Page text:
2. The kit of claim 1 wherein the set of indicators includes a fiber and a plurality of fasteners.

3. The kit of claim 1 wherein the set of markers has a predetermined set of colors with each color corresponding to a certain marker length.

4. The kit of claim 1 wherein the first display and the second display are arranged side-by-side on the substrate.

5. A method for teaching linear equations using a learning aid comprising: arranging a first set of indicators to graphically represent a linear equation in two mathematical dimensions on a first display; and arranging a second set of indicators representing a constant numerical value on a second display, wherein arrangement of the second set of indicators graphically corresponds with the linear equation in one dimension, wherein both graphical representations on the first display and the second display are displayed simultaneously on a substrate.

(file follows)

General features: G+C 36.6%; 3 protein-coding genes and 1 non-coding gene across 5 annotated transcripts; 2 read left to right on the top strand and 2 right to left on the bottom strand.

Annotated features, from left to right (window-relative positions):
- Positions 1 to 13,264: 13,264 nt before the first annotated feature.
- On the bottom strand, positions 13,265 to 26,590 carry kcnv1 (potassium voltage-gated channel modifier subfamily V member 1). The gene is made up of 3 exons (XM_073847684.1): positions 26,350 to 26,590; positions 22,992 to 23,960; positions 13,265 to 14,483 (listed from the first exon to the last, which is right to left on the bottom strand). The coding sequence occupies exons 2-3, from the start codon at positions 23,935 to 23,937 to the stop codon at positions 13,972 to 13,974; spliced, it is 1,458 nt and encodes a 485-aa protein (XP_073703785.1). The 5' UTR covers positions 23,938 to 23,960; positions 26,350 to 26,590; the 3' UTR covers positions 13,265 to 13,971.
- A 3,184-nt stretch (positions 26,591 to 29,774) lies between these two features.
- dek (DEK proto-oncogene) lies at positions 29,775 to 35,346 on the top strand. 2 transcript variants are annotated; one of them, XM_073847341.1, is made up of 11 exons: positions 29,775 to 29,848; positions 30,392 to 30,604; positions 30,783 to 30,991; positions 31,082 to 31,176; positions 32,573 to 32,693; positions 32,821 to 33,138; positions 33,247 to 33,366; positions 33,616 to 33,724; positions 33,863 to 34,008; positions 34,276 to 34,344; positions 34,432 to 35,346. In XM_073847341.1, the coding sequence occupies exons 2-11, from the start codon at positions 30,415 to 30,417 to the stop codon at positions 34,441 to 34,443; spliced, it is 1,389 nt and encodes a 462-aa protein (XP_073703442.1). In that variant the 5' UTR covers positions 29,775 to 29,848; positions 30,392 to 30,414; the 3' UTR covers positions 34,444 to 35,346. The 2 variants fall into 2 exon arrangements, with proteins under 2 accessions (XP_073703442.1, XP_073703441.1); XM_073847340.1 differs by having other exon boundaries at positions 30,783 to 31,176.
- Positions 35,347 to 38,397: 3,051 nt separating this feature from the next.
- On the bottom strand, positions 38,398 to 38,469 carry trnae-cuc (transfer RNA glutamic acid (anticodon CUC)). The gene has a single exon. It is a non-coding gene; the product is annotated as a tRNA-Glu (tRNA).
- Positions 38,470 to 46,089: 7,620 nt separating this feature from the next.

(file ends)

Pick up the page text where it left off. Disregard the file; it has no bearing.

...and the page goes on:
6. The method of claim 5 wherein the first set of indicators and the second set of indicators are positioned on the substrate side-by-side.

7. The method of claim 5 wherein the second set of indicators represents an integer numerical value from one to ten.

8. The method of claim 7 wherein the second set of indicators are proportional in length to their respective numerical values.

9. The method of claim 7 wherein the second set of indicators has a predetermined set of colors corresponding to their respective numerical values.

10. The method of claim 5 wherein the first set of indicators are a fiber and fasteners.